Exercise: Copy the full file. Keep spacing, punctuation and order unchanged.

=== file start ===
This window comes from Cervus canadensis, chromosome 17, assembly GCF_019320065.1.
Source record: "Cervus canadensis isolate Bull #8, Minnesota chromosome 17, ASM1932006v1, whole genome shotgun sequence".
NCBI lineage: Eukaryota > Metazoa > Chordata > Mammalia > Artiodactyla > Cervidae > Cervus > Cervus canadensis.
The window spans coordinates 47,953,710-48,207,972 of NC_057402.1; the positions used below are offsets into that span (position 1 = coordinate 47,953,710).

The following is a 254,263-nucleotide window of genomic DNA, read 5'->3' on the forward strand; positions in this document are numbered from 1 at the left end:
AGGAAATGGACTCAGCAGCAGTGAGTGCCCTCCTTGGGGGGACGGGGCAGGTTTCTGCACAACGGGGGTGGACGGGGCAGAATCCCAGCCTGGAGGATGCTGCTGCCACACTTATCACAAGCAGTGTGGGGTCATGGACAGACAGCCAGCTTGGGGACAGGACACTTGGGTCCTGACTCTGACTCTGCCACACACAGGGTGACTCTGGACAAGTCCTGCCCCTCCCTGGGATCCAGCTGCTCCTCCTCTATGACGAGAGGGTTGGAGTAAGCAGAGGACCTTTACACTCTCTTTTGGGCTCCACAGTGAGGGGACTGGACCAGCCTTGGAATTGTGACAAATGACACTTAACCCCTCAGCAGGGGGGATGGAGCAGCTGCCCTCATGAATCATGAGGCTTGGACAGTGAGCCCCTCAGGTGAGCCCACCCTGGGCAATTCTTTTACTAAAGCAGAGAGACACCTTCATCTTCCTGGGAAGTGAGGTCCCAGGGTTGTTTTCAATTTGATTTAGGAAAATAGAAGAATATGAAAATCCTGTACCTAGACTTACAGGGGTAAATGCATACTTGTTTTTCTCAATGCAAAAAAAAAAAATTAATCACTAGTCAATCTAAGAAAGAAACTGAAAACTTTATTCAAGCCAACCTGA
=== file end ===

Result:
This window comes from Cervus canadensis, chromosome 17, assembly GCF_019320065.1.
Source record: "Cervus canadensis isolate Bull #8, Minnesota chromosome 17, ASM1932006v1, whole genome shotgun sequence".
NCBI lineage: Eukaryota > Metazoa > Chordata > Mammalia > Artiodactyla > Cervidae > Cervus > Cervus canadensis.
The window spans coordinates 47,953,710-48,207,972 of NC_057402.1; the positions used below are offsets into that span (position 1 = coordinate 47,953,710).

The following is a 254,263-nucleotide window of genomic DNA, read 5'->3' on the forward strand; positions in this document are numbered from 1 at the left end:
AGGAAATGGACTCAGCAGCAGTGAGTGCCCTCCTTGGGGGGACGGGGCAGGTTTCTGCACAACGGGGGTGGACGGGGCAGAATCCCAGCCTGGAGGATGCTGCTGCCACACTTATCACAAGCAGTGTGGGGTCATGGACAGACAGCCAGCTTGGGGACAGGACACTTGGGTCCTGACTCTGACTCTGCCACACACAGGGTGACTCTGGACAAGTCCTGCCCCTCCCTGGGATCCAGCTGCTCCTCCTCTATGACGAGAGGGTTGGAGTAAGCAGAGGACCTTTACACTCTCTTTTGGGCTCCACAGTGAGGGGACTGGACCAGCCTTGGAATTGTGACAAATGACACTTAACCCCTCAGCAGGGGGGATGGAGCAGCTGCCCTCATGAATCATGAGGCTTGGACAGTGAGCCCCTCAGGTGAGCCCACCCTGGGCAATTCTTTTACTAAAGCAGAGAGACACCTTCATCTTCCTGGGAAGTGAGGTCCCAGGGTTGTTTTCAATTTGATTTAGGAAAATAGAAGAATATGAAAATCCTGTACCTAGACTTACAGGGGTAAATGCATACTTGTTTTTCTCAATGCAAAAAAAAAAAATTAATCACTAGTCAATCTAAGAAAGAAACTGAAAACTTTATTCAAGCCAACCTGA